THE popular meetings of the Anglo-Saxons, those of the hundred and the shire, were held in the open air. Since many of those who attended them had to travel far, some sign was necessary to mark out the place of meeting, and some striking feature, such as a hillock, or a particular tree, or an ancient barrow, was chosen. Thus we have the Shire Oak, near Leeds, which gives its name to the wapentake of Skyrack; and in a charter of Edgar we find the mot-beorh mentioned, and translated Congressionis Collem = the meeting barrow. (M. A., ii., 324.) It does not appear that a hillock was an essential feature of these meeting-places, though this is popularly supposed to be the case, because the "Thing-wall" in Iceland and the " Tynwald" in the Isle of Man have hillocks from which laws were proclaimed. The Thingwall, or field of meeting in Iceland had a natural rock just above it, isolated by a stream, and though proclamations were made from this rock, deliberations took place on the level. (Gomme's Primitive Folk-Moots, 31.)

The Tynwald Hill, in the Isle of Man, which is also still used for the proclamation of new laws, was probably an ancient barrow, as there are other barrows in the immediate neighbourhood. (Kermode and Herdman, Illustrated Notes on Manx Antiquities, pp. 23 and 61.) At Thingwall, near Liverpool, and Thingwall in Wirral, both probably Norse settlements, there is no hillock.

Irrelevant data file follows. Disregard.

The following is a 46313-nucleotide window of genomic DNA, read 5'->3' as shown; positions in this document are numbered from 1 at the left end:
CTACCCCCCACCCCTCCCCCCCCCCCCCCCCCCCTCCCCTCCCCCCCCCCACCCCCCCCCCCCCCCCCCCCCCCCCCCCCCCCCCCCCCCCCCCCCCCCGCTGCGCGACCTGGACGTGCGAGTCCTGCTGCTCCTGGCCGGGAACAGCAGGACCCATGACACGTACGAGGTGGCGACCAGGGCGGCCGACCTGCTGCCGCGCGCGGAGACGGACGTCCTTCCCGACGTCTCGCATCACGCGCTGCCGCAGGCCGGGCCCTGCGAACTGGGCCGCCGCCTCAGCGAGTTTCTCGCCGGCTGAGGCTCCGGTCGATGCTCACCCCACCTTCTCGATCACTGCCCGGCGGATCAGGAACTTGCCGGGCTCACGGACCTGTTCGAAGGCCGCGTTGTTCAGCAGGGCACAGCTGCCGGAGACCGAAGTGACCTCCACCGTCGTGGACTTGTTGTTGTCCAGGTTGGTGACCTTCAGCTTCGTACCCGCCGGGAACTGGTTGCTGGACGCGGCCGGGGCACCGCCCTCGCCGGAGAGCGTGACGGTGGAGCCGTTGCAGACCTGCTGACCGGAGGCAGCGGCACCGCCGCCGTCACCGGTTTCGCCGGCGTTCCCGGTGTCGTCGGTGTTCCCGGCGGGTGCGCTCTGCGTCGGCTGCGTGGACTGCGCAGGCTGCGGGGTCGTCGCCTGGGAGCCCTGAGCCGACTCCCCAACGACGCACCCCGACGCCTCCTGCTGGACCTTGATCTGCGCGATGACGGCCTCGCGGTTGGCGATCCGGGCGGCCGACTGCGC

In Scotland, the use of a former motte as a meeting-place for the baronial court appears to have been much more common than in England. Mr George Neilson's explanation of this fact is referred to in Chapter X., p. 307.



IT has been pointed out by Schmid (Gesetze der Angelsachsen, xxxviii.) that the document called Alfred and Guthrum's Peace cannot belong to the year of Guthrum's baptism at Wedmore; and Mr J. R. Green (Conquest of England, p. 151) goes further, and doubts whether the boundaries laid down in this deed refer to anything except to the East Anglian kingdom of Guthrum. But Mr Green gives no adequate reason for rejecting the generally accepted conclusion that the Watling Street was the boundary between English and Danish Mercia, which is borne out by the following facts: (1) the Danish confederacy of the five boroughs, Lincoln, Stamford, Leicester, Nottingham, and Derby, pretty well covers the part of Mercia north of Watling Street, especially when Chester is added, as it sometimes is, to the list; (2) the division into wapentakes instead of hundreds, now believed to be of Danish origin, is found in Lincolnshire, Notts, Derbyshire, Rutland, Leicestershire, and Northamptonshire. Staffordshire, it is true, is not divided into wapentakes, but it was apparently won by conquest when Ethelfleda fortified the town. Chester was occupied by her husband in 908. Watling Street furnishes such a well-defined line that it was natural to fix upon it as a frontier.



KEUTGEN (Untersuchungen über den Ursprung der Deutschen Stadtverfassung, 1895) appears to have been the first to notice the military origin of the Old Saxon boroughs; and Professor Maitland saw the applicability of the theory to the boroughs of Alfred and Edward the Elder. (Domesday Book and Beyond.)